Often, a macromolecule can be crystallized in multiple crystal forms. Advances in crystallization technology leading to the frequent occurrence of multiple crystal forms, coupled with the availability of convenient programs, have led to increasing frequency of application of multiplecrystalform averaging for structure solution.
Proteins, especially those containing more than one folded domain, often contain flexible hinges. As long as the boundaries of and noncrystallographic relationships among the related domains in multiple copies can be determined, then density averaging can be used to improve phasing. Programs such as O can be conveniently used to obtain the initial transformations necessary for correct superposition of related segments. NCS parameters can be refined using routines that either minimize the density differences among related copies or that perform rigidbody refinements of atomic models.
A number of experimental techniques have been described that may permit more widespread application of multipledomain and multiplecrystalform averaging. Freezing of macromolecular crystals to liquidnitrogen temperatures has become a routine approach for enhancing the resolution and quality of macromolecular Xray diffraction data. With most macromolecular crystals, there is a shrinkage of the `frozen' unit cell relative to the lattice of the `unfrozen' crystals. In many cases, significantly different cell dimensions can also be obtained by using different cryoprotective buffer and salt conditions. These variations can be exploited in a systematic fashion for phasing by electrondensity averaging, so long as (1) the shrinkage relationships among the different crystals are not merely isotropic and (2) the boundaries and NCS parameters among related segments can be determined. Perutz (Perutz, 1946; Bragg & Perutz, 1952) recognized the potential utility of such shrinkage stages for crystallographic phasing in studies of haemoglobin crystals with varying degrees of hydration.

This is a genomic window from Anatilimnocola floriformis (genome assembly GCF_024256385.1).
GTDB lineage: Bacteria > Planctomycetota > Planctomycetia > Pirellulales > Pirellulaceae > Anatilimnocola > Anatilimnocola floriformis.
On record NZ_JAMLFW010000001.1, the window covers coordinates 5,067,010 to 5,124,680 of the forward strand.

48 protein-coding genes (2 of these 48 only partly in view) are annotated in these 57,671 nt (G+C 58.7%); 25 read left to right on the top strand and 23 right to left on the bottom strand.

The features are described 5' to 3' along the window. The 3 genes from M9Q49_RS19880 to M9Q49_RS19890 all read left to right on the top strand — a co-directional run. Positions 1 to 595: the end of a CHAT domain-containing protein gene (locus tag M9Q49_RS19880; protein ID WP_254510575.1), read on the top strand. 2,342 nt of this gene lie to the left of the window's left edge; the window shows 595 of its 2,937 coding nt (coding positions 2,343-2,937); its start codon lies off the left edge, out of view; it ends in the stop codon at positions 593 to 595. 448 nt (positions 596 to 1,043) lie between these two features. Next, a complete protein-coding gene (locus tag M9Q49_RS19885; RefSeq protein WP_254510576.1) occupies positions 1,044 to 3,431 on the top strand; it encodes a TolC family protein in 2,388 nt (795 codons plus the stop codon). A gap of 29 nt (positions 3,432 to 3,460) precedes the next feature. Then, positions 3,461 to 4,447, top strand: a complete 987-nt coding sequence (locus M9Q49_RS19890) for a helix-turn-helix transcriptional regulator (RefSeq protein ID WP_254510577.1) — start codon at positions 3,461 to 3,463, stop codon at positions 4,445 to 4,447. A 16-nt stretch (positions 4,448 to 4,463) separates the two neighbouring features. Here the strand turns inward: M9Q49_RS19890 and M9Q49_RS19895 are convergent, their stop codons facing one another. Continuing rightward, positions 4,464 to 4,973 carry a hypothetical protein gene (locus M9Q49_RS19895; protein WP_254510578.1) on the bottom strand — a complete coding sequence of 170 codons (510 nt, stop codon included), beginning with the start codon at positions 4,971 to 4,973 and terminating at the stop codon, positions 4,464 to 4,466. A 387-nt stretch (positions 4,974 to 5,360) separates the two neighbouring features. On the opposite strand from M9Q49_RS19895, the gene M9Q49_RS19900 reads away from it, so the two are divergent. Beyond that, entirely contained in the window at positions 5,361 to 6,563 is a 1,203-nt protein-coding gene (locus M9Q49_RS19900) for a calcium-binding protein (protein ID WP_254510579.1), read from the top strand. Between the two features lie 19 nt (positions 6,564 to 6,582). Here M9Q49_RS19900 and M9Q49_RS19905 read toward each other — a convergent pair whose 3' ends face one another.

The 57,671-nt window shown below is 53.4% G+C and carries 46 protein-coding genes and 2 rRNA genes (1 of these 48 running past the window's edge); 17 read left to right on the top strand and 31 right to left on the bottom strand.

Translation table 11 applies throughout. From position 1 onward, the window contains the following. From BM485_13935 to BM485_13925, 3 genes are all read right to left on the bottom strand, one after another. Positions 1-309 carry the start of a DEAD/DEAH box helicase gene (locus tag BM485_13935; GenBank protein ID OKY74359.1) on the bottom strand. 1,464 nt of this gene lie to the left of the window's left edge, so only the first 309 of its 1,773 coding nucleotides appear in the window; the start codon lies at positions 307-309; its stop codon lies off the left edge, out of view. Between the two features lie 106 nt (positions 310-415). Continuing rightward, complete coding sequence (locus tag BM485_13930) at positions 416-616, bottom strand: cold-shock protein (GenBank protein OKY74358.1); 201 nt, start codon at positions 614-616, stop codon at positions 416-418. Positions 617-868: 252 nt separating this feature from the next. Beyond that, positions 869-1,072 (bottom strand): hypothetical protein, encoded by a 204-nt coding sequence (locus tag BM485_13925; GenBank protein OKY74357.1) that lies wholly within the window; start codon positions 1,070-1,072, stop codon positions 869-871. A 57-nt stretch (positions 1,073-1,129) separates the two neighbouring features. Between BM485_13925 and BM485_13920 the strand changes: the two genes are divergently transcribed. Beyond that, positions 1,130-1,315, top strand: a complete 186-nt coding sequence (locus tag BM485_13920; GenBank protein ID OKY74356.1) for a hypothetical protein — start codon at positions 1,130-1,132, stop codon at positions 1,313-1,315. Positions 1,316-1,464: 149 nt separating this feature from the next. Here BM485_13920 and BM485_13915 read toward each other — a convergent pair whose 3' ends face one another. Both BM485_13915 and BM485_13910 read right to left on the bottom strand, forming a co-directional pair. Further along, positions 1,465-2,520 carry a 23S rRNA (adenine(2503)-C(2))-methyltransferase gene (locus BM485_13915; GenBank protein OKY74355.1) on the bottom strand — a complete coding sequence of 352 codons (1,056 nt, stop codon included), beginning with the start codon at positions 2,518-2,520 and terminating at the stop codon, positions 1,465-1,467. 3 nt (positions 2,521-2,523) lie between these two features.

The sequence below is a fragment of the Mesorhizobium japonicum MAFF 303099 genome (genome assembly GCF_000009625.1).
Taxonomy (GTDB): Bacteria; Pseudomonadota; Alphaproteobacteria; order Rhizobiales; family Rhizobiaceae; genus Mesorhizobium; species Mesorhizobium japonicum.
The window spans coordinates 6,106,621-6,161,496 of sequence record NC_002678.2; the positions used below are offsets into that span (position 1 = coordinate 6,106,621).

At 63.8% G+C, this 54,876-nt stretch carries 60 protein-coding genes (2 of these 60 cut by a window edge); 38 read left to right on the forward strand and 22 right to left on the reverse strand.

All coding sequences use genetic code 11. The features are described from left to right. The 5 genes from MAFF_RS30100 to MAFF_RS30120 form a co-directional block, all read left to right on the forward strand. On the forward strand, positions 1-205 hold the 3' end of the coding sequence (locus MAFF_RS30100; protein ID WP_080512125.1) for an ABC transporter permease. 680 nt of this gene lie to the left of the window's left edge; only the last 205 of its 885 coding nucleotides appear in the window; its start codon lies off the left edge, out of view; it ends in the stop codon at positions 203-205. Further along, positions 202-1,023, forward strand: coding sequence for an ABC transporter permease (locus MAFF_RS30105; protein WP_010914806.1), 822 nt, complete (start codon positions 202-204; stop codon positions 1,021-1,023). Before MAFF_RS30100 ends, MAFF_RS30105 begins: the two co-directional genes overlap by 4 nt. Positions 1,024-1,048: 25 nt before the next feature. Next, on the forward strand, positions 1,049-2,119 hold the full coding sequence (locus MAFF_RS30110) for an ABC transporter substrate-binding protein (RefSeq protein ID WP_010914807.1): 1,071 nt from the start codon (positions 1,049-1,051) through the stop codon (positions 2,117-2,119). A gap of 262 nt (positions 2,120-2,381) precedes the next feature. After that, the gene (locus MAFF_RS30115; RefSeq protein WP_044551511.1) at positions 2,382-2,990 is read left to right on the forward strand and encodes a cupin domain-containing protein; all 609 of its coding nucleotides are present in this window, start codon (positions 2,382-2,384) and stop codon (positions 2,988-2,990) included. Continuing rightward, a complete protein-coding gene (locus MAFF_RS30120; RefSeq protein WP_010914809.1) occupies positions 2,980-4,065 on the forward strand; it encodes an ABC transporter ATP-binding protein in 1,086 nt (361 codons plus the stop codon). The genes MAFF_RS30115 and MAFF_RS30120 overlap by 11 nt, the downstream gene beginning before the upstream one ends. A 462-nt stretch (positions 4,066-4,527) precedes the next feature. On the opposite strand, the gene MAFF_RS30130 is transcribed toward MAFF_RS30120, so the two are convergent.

Recent examples of structure solutions involving multidomain and multiplecrystalform averaging include studies of HIV reverse transcriptase (RT) (Ren et al., 1995; Ding et al., 1995). Studies of HIV RT by Stuart and coworkers involved multidomain and multiplecrystalform averaging using different soaking solutions (Esnouf et al., 1995; Ren et al., 1995), in some cases with dramatically improved diffraction resolution. Arnold and coworkers have applied multidomain and multiplecrystalform averaging to studies of HIV RT, including a systematic application of averaging electron density between `frozen' and `unfrozen' crystal forms (Ding et al., 1995; Das et al., 1996). Tong et al. (1997) recently described electrondensity averaging among multiple closely related crystal forms of the human cytomegalovirus protease that were obtained by treatment of the crystals with different soaking buffers containing differing levels of precipitants, such as salt and polyethylene glycol.